I was summoned back to a community when there was a consul in the state, which at the former time there was not; when the voice of the people was free; and when laws and equity, those bonds of a community, had been restored”
Cicero refuses to recognise that he was exiled in 58BC, he rationalises in a logical manner that since no authentic community existed, even to go as far as saying that the Roman state did not exist at that time, for if there were no state and its laws then there can be no citizens. With no community then, no citizens, he was driven away instead by a ‘gang of ruffians’ and not exiled from Rome.
Receiver of harm turned into strength
As the paradox goes on Cicero then gets all irate about the wrongs done to him in a mildly amusing fashion:
“But see how much I despised the shafts of your villany…It is true, you might think that somewhat belonging to me was tumbling down or consuming, when you were demolishing my walls, and applying your detestable torches to the roofs of my houses…”
Despite a brief ramble by consoling himself that his rivals (like Pulcher) were illegitimate, Cicero regains his composure and finally delivers some brief ethics about separation from property complete with the last laugh:
“Neither I nor any man can call that our own which can be taken away, plundered, or lost. Could you have robbed me of my godlike constancy of mind of my application, of my vigilance, and of those measure through which, to your confusion, the republic now exists…your persecution rendered my return glorious, but not my departure miserable. I, therefore, was always a citizen of Rome, but especially at the time when the senate charged foreign nations with my preservation as the best of her citizens to you, you are at this time no citizen unless the same person can be at once a citizen and an enemy”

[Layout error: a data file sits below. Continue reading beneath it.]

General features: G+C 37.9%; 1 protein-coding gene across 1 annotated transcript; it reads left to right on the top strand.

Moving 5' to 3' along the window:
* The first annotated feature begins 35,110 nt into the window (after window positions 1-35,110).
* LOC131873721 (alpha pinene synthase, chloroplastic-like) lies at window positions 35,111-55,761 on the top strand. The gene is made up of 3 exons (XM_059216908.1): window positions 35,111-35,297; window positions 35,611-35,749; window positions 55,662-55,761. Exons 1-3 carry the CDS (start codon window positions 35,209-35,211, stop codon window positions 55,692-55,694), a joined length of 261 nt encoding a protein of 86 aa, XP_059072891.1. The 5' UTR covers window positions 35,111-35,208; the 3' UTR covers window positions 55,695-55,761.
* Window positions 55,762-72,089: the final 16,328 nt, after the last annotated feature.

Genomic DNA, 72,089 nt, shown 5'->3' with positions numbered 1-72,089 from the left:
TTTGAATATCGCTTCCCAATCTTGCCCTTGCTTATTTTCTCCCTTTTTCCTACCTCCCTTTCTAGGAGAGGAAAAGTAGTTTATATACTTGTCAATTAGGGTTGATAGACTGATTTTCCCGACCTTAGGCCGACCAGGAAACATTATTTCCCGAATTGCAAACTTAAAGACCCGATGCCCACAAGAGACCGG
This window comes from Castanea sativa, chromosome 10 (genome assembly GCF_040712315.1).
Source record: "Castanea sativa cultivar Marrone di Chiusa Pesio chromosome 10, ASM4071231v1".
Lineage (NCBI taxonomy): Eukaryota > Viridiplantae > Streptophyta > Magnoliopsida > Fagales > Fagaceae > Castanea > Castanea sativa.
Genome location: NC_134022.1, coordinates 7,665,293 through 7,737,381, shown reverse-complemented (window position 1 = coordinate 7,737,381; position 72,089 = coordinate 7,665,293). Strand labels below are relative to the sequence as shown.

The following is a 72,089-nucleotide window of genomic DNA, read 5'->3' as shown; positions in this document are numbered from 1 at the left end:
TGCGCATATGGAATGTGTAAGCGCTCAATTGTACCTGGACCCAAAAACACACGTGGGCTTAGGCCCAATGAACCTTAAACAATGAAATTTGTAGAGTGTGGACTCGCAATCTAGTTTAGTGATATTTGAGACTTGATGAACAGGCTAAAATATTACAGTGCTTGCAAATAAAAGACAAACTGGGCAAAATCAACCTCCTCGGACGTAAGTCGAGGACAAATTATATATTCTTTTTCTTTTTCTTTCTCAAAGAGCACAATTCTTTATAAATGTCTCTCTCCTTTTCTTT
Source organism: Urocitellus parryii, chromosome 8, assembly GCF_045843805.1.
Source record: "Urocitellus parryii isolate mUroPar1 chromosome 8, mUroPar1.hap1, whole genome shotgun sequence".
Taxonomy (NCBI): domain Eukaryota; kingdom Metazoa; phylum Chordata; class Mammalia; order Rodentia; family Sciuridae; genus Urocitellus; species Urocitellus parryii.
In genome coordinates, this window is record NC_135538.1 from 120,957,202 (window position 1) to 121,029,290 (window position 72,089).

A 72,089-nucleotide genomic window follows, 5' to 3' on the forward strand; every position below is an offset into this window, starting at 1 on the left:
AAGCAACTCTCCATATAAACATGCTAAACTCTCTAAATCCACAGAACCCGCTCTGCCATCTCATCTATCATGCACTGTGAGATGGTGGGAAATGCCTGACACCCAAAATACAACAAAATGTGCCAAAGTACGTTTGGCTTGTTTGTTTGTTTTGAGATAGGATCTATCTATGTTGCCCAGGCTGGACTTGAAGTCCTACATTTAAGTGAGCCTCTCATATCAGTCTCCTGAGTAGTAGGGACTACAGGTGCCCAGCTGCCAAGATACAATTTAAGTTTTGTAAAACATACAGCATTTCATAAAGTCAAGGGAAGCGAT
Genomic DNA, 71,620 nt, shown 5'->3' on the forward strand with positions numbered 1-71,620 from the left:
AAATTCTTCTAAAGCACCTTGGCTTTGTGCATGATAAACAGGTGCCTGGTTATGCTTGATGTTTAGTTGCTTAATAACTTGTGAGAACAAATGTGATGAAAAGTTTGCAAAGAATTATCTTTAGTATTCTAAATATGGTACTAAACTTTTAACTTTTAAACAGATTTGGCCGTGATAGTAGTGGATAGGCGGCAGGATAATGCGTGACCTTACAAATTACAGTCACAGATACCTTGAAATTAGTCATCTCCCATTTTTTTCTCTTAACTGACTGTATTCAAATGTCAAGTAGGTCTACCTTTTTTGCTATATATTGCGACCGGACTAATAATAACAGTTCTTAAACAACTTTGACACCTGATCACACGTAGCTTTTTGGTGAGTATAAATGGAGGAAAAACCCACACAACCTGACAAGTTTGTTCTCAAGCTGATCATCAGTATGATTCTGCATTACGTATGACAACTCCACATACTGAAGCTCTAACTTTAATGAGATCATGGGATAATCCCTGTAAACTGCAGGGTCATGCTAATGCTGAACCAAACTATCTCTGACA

Cicero then goes on to talk about the misrule of the ‘gang of ruffians’, massacres at the forum, occupying temples with armed retainers and setting fire to private citizens. It was those who misruled who should have been cast into exile. To finish, it is not the land that makes you free but the status of enjoying protection by the law you are free:
“A man will not be free of the place where he may be, if he cannot be there with the sanction of the laws”
Save with Cicero’s talk on the virtuous mind not being over overpowered by banishment. This paradox was more like an exploration into political theory than stoicism, like the quasi-Hobbesian view on what is a community? As has been touched upon previously, his definition for what makes a community could also be viewed as a rhetorical device used against his political opponents. More like a way to vent personal vendettas rather than philosophy in general.
If there was no gap in this essay then more could have been said in this article because the context would have been understood better, but I will not over conjecture on this without having a sense of context. The problem about over-conjecture without context is that you can build an error on an error.
Onto the next paradox.